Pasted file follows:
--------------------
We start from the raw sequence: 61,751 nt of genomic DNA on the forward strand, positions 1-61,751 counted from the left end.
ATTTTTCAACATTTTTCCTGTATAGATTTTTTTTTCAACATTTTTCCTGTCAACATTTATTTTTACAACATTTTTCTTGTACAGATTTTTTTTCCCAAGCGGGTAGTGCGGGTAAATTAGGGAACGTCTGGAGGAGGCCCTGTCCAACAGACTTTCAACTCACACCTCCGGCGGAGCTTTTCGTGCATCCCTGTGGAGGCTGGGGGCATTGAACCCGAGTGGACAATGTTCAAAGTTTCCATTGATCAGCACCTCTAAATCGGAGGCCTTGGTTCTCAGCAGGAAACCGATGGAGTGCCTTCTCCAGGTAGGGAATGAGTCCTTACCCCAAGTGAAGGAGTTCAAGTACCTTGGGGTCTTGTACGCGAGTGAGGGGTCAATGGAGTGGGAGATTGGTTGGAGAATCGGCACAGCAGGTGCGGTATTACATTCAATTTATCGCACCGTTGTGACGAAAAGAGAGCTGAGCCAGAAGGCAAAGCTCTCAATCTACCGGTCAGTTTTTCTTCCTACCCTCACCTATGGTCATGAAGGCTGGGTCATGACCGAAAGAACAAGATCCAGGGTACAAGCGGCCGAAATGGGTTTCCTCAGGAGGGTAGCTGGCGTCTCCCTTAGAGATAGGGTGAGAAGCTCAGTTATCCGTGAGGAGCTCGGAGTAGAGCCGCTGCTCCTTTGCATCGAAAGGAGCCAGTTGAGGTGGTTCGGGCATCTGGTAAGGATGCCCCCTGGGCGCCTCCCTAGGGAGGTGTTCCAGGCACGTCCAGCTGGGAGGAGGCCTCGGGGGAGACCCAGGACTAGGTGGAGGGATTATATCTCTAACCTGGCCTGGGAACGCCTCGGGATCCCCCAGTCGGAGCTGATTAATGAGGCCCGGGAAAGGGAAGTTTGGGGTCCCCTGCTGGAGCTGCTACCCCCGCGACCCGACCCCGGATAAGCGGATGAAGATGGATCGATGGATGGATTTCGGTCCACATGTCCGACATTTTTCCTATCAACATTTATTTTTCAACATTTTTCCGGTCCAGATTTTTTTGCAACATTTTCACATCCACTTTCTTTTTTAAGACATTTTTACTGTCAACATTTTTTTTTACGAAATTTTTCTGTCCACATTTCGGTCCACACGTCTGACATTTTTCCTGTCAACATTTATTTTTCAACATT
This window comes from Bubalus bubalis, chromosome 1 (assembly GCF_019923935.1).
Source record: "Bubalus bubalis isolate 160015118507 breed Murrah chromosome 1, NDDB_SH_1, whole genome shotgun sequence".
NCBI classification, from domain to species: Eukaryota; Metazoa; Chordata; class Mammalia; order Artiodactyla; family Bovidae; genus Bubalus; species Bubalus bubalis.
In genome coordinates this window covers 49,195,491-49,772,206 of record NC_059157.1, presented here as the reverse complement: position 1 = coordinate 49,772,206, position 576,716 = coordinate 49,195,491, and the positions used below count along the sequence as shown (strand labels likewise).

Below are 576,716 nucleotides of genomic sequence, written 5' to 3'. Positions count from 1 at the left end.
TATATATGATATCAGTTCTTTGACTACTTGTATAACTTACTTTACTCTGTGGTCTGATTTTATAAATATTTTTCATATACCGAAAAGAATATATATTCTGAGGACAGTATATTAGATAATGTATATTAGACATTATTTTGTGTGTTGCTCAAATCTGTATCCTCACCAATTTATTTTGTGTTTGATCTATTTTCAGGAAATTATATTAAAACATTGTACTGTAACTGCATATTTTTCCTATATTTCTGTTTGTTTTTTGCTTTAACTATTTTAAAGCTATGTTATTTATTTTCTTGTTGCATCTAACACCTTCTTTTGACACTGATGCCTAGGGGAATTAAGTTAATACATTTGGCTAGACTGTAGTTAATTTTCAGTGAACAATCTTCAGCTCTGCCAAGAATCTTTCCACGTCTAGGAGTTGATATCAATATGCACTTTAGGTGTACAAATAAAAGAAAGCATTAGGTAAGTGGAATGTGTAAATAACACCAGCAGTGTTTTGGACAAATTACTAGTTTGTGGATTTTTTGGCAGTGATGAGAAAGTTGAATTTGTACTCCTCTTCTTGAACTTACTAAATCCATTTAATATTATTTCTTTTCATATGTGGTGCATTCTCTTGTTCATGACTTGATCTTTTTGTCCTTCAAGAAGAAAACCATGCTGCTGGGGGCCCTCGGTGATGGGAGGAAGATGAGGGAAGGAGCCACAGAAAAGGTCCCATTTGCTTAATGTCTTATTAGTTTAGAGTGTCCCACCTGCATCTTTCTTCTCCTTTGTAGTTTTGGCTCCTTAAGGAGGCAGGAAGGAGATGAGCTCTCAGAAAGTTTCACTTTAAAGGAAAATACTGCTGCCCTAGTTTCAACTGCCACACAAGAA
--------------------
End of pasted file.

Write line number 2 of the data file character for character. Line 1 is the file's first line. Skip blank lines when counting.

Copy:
ATTTTTCAACATTTTTCCTGTATAGATTTTTTTTTCAACATTTTTCCTGTCAACATTTATTTTTACAACATTTTTCTTGTACAGATTTTTTTTCCCAAGCGGGTAGTGCGGGTAAATTAGGGAACGTCTGGAGGAGGCCCTGTCCAACAGACTTTCAACTCACACCTCCGGCGGAGCTTTTCGTGCATCCCTGTGGAGGCTGGGGGCATTGAACCCGAGTGGACAATGTTCAAAGTTTCCATTGATCAGCACCTCTAAATCGGAGGCCTTGGTTCTCAGCAGGAAACCGATGGAGTGCCTTCTCCAGGTAGGGAATGAGTCCTTACCCCAAGTGAAGGAGTTCAAGTACCTTGGGGTCTTGTACGCGAGTGAGGGGTCAATGGAGTGGGAGATTGGTTGGAGAATCGGCACAGCAGGTGCGGTATTACATTCAATTTATCGCACCGTTGTGACGAAAAGAGAGCTGAGCCAGAAGGCAAAGCTCTCAATCTACCGGTCAGTTTTTCTTCCTACCCTCACCTATGGTCATGAAGGCTGGGTCATGACCGAAAGAACAAGATCCAGGGTACAAGCGGCCGAAATGGGTTTCCTCAGGAGGGTAGCTGGCGTCTCCCTTAGAGATAGGGTGAGAAGCTCAGTTATCCGTGAGGAGCTCGGAGTAGAGCCGCTGCTCCTTTGCATCGAAAGGAGCCAGTTGAGGTGGTTCGGGCATCTGGTAAGGATGCCCCCTGGGCGCCTCCCTAGGGAGGTGTTCCAGGCACGTCCAGCTGGGAGGAGGCCTCGGGGGAGACCCAGGACTAGGTGGAGGGATTATATCTCTAACCTGGCCTGGGAACGCCTCGGGATCCCCCAGTCGGAGCTGATTAATGAGGCCCGGGAAAGGGAAGTTTGGGGTCCCCTGCTGGAGCTGCTACCCCCGCGACCCGACCCCGGATAAGCGGATGAAGATGGATCGATGGATGGATTTCGGTCCACATGTCCGACATTTTTCCTATCAACATTTATTTTTCAACATTTTTCCGGTCCAGATTTTTTTGCAACATTTTCACATCCACTTTCTTTTTTAAGACATTTTTACTGTCAACATTTTTTTTTACGAAATTTTTCTGTCCACATTTCGGTCCACACGTCTGACATTTTTCCTGTCAACATTTATTTTTCAACATT